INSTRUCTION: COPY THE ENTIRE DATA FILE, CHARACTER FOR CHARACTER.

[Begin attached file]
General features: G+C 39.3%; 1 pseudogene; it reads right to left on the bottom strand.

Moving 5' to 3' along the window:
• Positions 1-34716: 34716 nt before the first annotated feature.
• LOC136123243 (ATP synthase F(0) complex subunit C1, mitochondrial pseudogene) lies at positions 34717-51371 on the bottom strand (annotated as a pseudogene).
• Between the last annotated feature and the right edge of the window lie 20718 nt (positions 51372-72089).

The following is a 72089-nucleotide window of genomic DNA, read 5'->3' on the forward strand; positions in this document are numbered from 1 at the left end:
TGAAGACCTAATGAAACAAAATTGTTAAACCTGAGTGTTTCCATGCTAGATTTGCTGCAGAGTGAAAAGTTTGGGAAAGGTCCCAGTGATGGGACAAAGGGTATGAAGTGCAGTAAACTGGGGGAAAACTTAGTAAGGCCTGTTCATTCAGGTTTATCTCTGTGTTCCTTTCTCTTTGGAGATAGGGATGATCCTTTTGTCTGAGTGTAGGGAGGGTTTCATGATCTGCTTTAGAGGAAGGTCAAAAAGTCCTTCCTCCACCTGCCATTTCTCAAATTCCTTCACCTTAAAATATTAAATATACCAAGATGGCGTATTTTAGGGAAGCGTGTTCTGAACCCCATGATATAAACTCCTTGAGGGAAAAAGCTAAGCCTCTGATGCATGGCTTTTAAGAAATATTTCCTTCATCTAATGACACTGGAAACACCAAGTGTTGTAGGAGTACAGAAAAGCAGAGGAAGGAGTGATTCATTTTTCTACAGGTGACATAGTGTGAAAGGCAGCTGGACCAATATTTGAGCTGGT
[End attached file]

General features: G+C 39.3%; 1 pseudogene; it reads right to left on the bottom strand.

Moving 5' to 3' along the window:
• Positions 1-34716: 34716 nt before the first annotated feature.
• LOC136123243 (ATP synthase F(0) complex subunit C1, mitochondrial pseudogene) lies at positions 34717-51371 on the bottom strand (annotated as a pseudogene).
• Between the last annotated feature and the right edge of the window lie 20718 nt (positions 51372-72089).

The following is a 72089-nucleotide window of genomic DNA, read 5'->3' on the forward strand; positions in this document are numbered from 1 at the left end:
TGAAGACCTAATGAAACAAAATTGTTAAACCTGAGTGTTTCCATGCTAGATTTGCTGCAGAGTGAAAAGTTTGGGAAAGGTCCCAGTGATGGGACAAAGGGTATGAAGTGCAGTAAACTGGGGGAAAACTTAGTAAGGCCTGTTCATTCAGGTTTATCTCTGTGTTCCTTTCTCTTTGGAGATAGGGATGATCCTTTTGTCTGAGTGTAGGGAGGGTTTCATGATCTGCTTTAGAGGAAGGTCAAAAAGTCCTTCCTCCACCTGCCATTTCTCAAATTCCTTCACCTTAAAATATTAAATATACCAAGATGGCGTATTTTAGGGAAGCGTGTTCTGAACCCCATGATATAAACTCCTTGAGGGAAAAAGCTAAGCCTCTGATGCATGGCTTTTAAGAAATATTTCCTTCATCTAATGACACTGGAAACACCAAGTGTTGTAGGAGTACAGAAAAGCAGAGGAAGGAGTGATTCATTTTTCTACAGGTGACATAGTGTGAAAGGCAGCTGGACCAATATTTGAGCTGGT